Halfway through we are introduced to Bad Ape, a loner chimp who escaped from a zoo. He is very much the comic relief but in an integral way. There's a tiny moment near the climax where in a long shot, he clambers down a hole and just for a second, kisses Nova on the hand, the mute girl taken in by Maurice. It's a small thank you for her singular bravery. It's fleeting but boy, is it powerful. There are many moments of ape solidarity that bring a few lumps to the throat. Caesar goes through hell in this film and the smallest gestures of support or loyalty rarely get him to acknowledge them in any broad sense but Serkis, if his facial performance is captured faithfully, reacts so beautifully, with so much subtlety (if that's not a contradiction in terms). As with most performances, a lot of it is in the eyes. All the emotion on display and evoked is well earned by a sincere film which grants its audience no small respect.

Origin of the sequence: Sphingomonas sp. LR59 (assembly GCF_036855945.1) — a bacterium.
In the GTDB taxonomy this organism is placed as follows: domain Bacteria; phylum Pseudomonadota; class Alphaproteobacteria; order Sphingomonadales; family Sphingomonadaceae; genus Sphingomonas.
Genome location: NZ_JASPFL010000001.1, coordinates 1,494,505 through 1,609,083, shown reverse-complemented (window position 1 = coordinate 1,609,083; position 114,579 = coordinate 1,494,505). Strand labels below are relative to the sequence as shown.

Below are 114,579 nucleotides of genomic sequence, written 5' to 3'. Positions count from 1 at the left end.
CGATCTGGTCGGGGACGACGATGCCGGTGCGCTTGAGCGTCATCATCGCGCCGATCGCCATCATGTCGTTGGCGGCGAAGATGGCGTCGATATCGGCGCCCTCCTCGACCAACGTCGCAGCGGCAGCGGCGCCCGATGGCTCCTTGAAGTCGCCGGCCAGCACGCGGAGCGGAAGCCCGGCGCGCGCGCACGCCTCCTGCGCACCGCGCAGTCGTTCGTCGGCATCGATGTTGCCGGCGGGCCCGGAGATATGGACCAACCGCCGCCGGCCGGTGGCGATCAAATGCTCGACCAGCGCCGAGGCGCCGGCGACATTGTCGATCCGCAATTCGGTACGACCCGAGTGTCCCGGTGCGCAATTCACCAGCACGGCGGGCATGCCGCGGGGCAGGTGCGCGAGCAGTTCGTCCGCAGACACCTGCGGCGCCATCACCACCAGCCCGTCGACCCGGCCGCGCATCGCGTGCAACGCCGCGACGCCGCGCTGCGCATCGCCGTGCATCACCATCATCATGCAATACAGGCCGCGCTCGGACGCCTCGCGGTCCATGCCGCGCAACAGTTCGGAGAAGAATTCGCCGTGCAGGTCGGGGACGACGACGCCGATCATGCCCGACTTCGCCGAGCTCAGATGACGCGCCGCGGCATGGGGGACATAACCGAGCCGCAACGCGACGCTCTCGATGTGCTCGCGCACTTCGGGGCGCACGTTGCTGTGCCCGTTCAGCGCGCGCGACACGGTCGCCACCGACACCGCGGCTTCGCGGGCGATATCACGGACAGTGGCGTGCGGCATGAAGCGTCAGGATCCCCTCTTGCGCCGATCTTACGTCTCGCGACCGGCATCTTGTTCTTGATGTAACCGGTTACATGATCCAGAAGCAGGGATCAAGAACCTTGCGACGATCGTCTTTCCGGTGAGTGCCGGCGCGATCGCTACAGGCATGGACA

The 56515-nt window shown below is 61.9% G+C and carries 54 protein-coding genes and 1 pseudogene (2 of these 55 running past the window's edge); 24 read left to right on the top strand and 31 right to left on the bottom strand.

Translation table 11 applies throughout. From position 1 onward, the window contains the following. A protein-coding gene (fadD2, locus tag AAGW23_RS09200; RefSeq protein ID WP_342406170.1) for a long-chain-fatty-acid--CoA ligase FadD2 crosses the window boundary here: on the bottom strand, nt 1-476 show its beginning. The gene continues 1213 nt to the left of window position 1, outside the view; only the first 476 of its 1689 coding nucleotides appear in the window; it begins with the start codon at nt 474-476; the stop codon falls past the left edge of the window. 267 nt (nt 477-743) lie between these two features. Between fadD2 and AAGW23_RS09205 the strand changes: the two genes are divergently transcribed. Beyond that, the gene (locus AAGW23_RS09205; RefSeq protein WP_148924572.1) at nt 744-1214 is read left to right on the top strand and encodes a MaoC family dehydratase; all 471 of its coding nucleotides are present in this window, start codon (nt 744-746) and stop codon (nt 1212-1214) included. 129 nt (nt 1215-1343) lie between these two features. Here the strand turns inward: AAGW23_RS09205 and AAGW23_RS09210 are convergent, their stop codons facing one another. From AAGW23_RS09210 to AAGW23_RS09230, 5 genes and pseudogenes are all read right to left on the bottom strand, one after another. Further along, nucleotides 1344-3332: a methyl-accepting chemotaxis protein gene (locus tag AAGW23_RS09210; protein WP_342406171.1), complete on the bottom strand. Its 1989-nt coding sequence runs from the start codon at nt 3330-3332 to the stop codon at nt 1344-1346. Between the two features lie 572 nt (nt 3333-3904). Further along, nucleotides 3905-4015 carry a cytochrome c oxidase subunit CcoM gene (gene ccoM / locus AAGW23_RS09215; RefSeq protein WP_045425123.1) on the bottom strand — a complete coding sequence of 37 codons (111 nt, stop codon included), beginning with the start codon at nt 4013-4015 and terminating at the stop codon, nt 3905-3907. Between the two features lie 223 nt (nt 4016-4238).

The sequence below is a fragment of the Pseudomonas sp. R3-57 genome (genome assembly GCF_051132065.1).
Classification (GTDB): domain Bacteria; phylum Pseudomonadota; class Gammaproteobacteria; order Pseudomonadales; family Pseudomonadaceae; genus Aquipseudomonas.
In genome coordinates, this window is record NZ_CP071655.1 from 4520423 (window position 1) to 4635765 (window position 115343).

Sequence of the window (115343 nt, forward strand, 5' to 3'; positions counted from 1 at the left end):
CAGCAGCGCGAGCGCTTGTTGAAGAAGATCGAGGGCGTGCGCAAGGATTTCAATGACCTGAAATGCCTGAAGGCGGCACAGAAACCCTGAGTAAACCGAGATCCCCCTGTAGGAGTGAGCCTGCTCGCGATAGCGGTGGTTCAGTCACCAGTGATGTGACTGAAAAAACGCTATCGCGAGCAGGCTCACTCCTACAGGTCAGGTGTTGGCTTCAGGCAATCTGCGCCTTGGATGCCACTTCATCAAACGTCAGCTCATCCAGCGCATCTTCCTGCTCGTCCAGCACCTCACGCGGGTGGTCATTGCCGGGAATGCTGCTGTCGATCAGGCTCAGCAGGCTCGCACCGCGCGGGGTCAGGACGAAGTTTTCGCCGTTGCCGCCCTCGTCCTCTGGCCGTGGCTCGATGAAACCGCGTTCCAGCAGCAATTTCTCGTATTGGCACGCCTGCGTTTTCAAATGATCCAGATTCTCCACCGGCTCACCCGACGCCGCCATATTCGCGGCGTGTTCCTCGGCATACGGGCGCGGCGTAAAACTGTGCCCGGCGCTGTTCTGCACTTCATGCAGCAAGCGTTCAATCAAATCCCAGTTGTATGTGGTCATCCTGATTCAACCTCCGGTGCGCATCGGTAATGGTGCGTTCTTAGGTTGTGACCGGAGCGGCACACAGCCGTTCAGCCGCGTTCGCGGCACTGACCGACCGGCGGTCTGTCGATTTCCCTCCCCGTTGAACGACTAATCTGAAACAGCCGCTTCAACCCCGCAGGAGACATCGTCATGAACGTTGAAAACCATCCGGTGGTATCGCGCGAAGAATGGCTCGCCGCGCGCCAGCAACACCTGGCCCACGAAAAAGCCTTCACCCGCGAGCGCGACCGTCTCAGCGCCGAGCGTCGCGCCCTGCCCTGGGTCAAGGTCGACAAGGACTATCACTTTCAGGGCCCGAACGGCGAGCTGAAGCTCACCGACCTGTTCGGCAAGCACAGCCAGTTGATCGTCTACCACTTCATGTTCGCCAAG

Woody Harrelson in War for the Planet of the Apes

I have got to praise Weta to the skies, the visual and special effects company set up by Peter Jackson, Richard Taylor and Jamie Selkirk to serve Jackson's film Heavenly Creatures in 1993. In twenty-four years, not many would argue they may well have drawn level with George Lucas' ILM in terms of artistry and application. It's so easy to dismiss the work of a visual effects artist because when they are taking on reality and that reality is accepted by an audience, it becomes totally invisible. The animation, texture and lighting of these computer-generated characters are top of the line. I'm only ever reminded of their technical origins by tiny weightless seconds of getting on a horse. It's ninety nine per cent there and in terms of my engagement with them, one hundred per cent. And it just occurred to me that they are literally 'bit players'.